To include them in the total of  the juvenile labor force amounts to a falsification of the statistics. Factually and legally they are students and not part of the labor force. They cannot join the ranks of the unemployed and they can't apply for unemployment benefits as “people looking for a job in vain.” 
Finally, many youngsters aged 18 to 24 years are in college. They too are included in the total of the “youth labor force” which forms the basis for the calculation of the percentage of unemployed youths.
The calculation of the unemployment rate should be based on the total of those 17 to 24 year-olds who actually try to enter the job market and who can’t find a job. We would probably get averages between 25 and 35 per cent, and higher rates in East Germany.
Male unemployment among youngsters is slighty higher than that of young women.
The officially given unemployment rate for women, age 15-24 was 13.9 per cent in 2005, 12.5 per cent in 2006 and  9.9 in 2008.

(8)  D. Soyez notes that “in eastern Germany especially Thuringia and Saxony experienced strong de-industrialization.” Cf. Dietrich Soyez, “De-industrialization and its spatial consequences” , in: Virtuelle geographische Texte  ( )
But deindustrialization has also struck the iron and steel sector around Berlin and in Eisenhuettenstadt. And a harbor city like Rostock (situated in the state of Mecklenburg - Western Pomerania), the former center of GDR shipbuilding, has been hit hard by the crisis that hit this sector of industry. 

(9)  [DPA/DAPD/hc], “Drinks Wagon Fight Led to Fatal Rostock Beating“, in: The Local. Germany’s News in English, June 3, 2011 ( )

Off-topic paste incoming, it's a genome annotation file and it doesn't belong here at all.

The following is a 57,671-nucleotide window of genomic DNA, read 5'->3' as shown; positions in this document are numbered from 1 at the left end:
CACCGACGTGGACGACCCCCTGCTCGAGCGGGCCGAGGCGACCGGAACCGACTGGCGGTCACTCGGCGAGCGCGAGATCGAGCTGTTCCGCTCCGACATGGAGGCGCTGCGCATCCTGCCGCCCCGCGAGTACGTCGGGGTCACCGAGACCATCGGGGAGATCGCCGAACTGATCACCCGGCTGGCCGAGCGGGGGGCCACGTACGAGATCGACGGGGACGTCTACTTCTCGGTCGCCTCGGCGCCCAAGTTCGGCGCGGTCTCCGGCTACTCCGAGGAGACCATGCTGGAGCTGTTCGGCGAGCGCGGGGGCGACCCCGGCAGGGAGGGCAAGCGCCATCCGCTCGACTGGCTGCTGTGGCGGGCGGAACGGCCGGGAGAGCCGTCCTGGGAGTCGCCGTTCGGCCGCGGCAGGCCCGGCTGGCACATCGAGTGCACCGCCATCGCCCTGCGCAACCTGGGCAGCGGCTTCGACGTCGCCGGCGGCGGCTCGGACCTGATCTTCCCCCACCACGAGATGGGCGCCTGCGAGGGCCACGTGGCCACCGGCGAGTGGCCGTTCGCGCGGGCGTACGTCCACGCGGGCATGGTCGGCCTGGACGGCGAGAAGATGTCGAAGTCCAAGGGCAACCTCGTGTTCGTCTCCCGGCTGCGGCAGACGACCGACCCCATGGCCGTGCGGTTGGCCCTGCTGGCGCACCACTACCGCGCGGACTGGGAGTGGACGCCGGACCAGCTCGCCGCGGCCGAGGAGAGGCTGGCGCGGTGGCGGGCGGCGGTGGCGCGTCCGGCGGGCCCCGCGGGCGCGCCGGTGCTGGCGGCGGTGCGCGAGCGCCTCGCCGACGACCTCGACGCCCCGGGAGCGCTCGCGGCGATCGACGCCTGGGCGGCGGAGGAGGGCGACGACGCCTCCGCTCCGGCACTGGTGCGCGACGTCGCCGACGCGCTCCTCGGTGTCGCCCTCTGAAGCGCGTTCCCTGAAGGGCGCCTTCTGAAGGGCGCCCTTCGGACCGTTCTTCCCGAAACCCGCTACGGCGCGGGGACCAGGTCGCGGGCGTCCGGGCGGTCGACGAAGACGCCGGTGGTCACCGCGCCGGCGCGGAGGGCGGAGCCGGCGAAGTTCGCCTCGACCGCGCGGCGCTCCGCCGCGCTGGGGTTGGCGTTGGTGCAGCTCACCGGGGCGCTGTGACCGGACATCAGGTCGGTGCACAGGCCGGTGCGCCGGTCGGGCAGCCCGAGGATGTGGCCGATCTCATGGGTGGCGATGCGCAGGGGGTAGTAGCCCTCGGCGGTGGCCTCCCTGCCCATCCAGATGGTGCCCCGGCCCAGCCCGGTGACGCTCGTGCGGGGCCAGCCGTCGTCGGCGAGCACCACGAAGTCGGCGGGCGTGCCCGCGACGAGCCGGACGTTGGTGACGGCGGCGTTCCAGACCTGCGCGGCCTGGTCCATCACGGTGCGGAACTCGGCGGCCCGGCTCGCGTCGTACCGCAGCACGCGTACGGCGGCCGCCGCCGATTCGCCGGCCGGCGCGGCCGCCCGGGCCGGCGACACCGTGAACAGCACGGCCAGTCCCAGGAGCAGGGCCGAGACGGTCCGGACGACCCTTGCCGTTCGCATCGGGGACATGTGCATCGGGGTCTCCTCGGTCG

(10)  ‘Successful’ parents who either hope or feel compelled to invest all their energies in  their so-called careers are increasingly prone to replace emotional care for their children by ‘material incentives.’ – The negative psychological effects have been discussed by Arno Gruen and others. On the other hands, the management of most companies tends to intensify work as well as competition inside the company, leaving employees little leeway.

(11) Cf. Keith Harmon Snow, “The War that did not make the Headlines: Over Five Million Dead in Congo? Behind the Numbers Redux: How Truth is Hidden, Even When it Seems to Be Told”, in: Global Research (Canada)
( )

(12) Of course the Tea Party movement is a complex phenomenon that cannot be adequately “summed up” in a single sentence. It claims to be directed primarily against “politicians in Washington.” Still, in addition to “producing” mavericks, it also relies on quite a few established right-wing politician, both in Washington and in diverse state capitals. It is directed primarily against welfare for the poor, health care for the presently uninsured, free abortion, classrooms and teachers for school-age kids of “illegal” immigrants. It targets those perceived to be weaker and less fortunate, just like many among yesteryear’s “poor whites” targeted  “blacks” who were poor.
The Tea Party movement is not exclusively a movement of conservative “white” workers who see real wages diminishing, and their jobs endangered by NAFTA, and who may fear competing “Third World” labor not only outside but even more inside the U.S.A.
It is also a movement of certain professionals, of self-employed “middle class” people, of small entrepreneurs and owners of mid-sized firms who see their incomes eroded, theirs property devalued, their business hurt by the crisis and who denounce the vestiges of a “welfare state” in the U.S. as too costly and even as “socialist.”
The strange thing is: While they all take it out on “those below them” in terms of income, property, and “status,” they don’t attack tax-cuts for the very wealthy or the power of MNCs that have pushed for NAFTA.

            The author of this article recommends the following interview with Prof. Noam Chomsky:




Demokratie ohne Parteien? Eine ganz reale Utopie- Ein Gespräch mit der Schriftstellerin Juli Zeh